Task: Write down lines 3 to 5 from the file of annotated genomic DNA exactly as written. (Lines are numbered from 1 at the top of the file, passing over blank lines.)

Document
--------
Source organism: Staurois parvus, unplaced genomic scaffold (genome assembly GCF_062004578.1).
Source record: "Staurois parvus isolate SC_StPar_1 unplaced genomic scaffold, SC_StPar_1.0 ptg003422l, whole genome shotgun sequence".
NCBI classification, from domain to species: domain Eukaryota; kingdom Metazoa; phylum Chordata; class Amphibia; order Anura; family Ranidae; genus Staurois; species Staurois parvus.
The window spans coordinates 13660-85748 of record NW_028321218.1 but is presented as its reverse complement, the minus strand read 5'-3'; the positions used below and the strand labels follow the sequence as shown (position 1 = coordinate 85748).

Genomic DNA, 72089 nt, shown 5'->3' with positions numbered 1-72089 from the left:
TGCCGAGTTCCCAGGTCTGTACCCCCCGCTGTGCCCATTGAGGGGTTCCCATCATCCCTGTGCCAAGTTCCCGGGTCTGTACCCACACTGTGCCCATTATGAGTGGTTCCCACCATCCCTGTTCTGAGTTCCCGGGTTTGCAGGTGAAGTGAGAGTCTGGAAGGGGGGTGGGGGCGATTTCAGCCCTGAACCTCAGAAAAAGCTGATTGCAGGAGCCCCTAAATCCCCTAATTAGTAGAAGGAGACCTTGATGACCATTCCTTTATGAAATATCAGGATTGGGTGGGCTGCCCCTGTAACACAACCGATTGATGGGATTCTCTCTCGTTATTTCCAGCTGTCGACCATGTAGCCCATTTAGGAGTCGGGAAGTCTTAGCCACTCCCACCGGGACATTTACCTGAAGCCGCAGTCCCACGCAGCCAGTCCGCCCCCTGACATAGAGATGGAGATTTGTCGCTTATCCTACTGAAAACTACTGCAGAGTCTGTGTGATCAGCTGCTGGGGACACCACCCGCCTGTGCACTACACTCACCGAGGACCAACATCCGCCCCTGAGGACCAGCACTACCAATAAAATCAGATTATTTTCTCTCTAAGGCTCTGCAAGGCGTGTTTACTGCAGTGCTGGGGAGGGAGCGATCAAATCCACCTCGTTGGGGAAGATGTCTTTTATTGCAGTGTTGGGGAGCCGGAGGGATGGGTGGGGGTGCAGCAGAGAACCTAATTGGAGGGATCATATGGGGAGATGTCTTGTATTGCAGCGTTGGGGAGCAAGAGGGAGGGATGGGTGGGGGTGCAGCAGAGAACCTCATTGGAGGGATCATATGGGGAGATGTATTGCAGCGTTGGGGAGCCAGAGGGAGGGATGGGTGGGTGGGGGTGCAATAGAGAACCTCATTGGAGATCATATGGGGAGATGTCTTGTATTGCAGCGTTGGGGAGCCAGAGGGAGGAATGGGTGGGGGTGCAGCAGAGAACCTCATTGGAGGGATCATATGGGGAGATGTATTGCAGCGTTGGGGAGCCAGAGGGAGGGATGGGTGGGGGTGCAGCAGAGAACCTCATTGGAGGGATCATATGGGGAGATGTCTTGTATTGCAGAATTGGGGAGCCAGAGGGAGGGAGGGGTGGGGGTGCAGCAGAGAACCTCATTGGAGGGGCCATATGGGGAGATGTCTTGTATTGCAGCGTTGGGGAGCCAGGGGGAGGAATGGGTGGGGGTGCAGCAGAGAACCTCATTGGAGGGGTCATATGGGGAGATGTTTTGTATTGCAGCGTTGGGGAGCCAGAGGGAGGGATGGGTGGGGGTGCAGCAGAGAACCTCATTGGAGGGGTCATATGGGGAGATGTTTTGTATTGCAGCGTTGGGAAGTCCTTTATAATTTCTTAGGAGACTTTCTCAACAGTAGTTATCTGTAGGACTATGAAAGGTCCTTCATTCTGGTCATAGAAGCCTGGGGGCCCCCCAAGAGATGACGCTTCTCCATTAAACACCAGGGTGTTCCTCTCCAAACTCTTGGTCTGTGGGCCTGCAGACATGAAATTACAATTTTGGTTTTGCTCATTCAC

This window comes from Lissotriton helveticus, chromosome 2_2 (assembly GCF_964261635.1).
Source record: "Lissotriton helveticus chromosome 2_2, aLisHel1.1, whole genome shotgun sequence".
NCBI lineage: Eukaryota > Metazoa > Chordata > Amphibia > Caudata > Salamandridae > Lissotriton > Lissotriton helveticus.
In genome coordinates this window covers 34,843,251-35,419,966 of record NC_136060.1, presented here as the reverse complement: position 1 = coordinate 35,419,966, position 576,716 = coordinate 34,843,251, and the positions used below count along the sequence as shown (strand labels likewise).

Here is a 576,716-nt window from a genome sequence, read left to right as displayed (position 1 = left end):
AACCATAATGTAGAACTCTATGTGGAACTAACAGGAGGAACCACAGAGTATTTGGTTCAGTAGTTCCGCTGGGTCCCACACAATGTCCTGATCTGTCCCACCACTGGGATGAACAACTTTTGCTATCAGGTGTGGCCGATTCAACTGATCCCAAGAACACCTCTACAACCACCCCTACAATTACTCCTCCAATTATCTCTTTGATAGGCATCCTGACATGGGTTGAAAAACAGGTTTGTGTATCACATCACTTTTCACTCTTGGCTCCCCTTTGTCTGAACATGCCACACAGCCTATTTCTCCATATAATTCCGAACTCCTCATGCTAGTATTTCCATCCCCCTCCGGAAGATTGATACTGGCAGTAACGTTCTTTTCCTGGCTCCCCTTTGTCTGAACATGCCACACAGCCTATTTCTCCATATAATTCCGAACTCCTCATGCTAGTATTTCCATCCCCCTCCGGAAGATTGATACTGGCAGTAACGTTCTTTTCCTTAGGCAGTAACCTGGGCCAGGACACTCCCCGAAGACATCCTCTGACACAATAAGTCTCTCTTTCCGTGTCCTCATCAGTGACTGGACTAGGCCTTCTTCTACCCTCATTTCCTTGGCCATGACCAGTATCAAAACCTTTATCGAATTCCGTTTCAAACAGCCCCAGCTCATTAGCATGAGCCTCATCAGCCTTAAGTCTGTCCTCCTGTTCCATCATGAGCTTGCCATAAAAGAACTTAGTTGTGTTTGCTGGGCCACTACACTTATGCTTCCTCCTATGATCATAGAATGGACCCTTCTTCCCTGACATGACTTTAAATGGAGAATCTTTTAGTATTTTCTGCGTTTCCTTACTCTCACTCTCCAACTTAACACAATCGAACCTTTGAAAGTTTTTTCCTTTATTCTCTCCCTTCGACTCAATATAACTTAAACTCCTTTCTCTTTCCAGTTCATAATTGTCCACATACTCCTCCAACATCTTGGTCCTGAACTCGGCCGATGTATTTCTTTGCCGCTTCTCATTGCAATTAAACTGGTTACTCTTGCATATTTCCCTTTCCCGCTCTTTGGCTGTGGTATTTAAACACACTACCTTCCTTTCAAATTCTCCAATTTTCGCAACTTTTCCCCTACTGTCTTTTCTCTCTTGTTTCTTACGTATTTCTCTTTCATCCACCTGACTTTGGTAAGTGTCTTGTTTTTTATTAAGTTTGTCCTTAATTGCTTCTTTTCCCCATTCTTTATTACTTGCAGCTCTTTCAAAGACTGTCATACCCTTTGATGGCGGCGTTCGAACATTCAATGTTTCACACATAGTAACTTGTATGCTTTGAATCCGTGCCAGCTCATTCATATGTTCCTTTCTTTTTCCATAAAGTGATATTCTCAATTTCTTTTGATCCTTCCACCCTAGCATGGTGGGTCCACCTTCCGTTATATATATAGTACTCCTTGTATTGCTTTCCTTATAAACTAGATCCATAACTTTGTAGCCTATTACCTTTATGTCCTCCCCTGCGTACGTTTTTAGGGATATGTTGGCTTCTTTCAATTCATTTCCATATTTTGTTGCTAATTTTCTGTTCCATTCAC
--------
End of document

NCBI classification, from domain to species: domain Eukaryota; kingdom Metazoa; phylum Chordata; class Amphibia; order Anura; family Ranidae; genus Staurois; species Staurois parvus.
The window spans coordinates 13660-85748 of record NW_028321218.1 but is presented as its reverse complement, the minus strand read 5'-3'; the positions used below and the strand labels follow the sequence as shown (position 1 = coordinate 85748).

Genomic DNA, 72089 nt, shown 5'->3' with positions numbered 1-72089 from the left: